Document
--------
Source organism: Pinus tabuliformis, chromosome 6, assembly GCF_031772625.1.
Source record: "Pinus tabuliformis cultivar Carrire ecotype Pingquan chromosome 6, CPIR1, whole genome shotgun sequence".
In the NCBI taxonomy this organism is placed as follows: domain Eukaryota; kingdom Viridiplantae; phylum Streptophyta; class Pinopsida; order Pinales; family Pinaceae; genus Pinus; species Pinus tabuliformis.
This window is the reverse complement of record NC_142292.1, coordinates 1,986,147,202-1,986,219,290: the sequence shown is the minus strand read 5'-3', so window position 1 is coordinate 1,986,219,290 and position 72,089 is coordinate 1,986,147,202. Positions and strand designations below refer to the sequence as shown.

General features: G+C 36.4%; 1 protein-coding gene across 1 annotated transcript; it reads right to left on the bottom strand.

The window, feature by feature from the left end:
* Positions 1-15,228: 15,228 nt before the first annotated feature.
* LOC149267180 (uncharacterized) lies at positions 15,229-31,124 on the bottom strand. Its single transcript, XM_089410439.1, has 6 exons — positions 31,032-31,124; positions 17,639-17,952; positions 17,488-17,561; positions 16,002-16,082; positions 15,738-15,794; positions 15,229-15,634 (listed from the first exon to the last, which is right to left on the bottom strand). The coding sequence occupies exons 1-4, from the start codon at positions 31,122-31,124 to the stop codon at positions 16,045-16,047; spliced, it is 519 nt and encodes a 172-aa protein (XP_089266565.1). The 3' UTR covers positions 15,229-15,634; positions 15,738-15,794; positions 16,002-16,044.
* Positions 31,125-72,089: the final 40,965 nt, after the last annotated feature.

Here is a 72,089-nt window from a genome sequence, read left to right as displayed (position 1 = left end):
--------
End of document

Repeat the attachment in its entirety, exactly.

Source organism: Pinus tabuliformis, chromosome 6, assembly GCF_031772625.1.
Source record: "Pinus tabuliformis cultivar Carrire ecotype Pingquan chromosome 6, CPIR1, whole genome shotgun sequence".
In the NCBI taxonomy this organism is placed as follows: domain Eukaryota; kingdom Viridiplantae; phylum Streptophyta; class Pinopsida; order Pinales; family Pinaceae; genus Pinus; species Pinus tabuliformis.
This window is the reverse complement of record NC_142292.1, coordinates 1,986,147,202-1,986,219,290: the sequence shown is the minus strand read 5'-3', so window position 1 is coordinate 1,986,219,290 and position 72,089 is coordinate 1,986,147,202. Positions and strand designations below refer to the sequence as shown.

General features: G+C 36.4%; 1 protein-coding gene across 1 annotated transcript; it reads right to left on the bottom strand.

The window, feature by feature from the left end:
* Positions 1-15,228: 15,228 nt before the first annotated feature.
* LOC149267180 (uncharacterized) lies at positions 15,229-31,124 on the bottom strand. Its single transcript, XM_089410439.1, has 6 exons — positions 31,032-31,124; positions 17,639-17,952; positions 17,488-17,561; positions 16,002-16,082; positions 15,738-15,794; positions 15,229-15,634 (listed from the first exon to the last, which is right to left on the bottom strand). The coding sequence occupies exons 1-4, from the start codon at positions 31,122-31,124 to the stop codon at positions 16,045-16,047; spliced, it is 519 nt and encodes a 172-aa protein (XP_089266565.1). The 3' UTR covers positions 15,229-15,634; positions 15,738-15,794; positions 16,002-16,044.
* Positions 31,125-72,089: the final 40,965 nt, after the last annotated feature.

Here is a 72,089-nt window from a genome sequence, read left to right as displayed (position 1 = left end):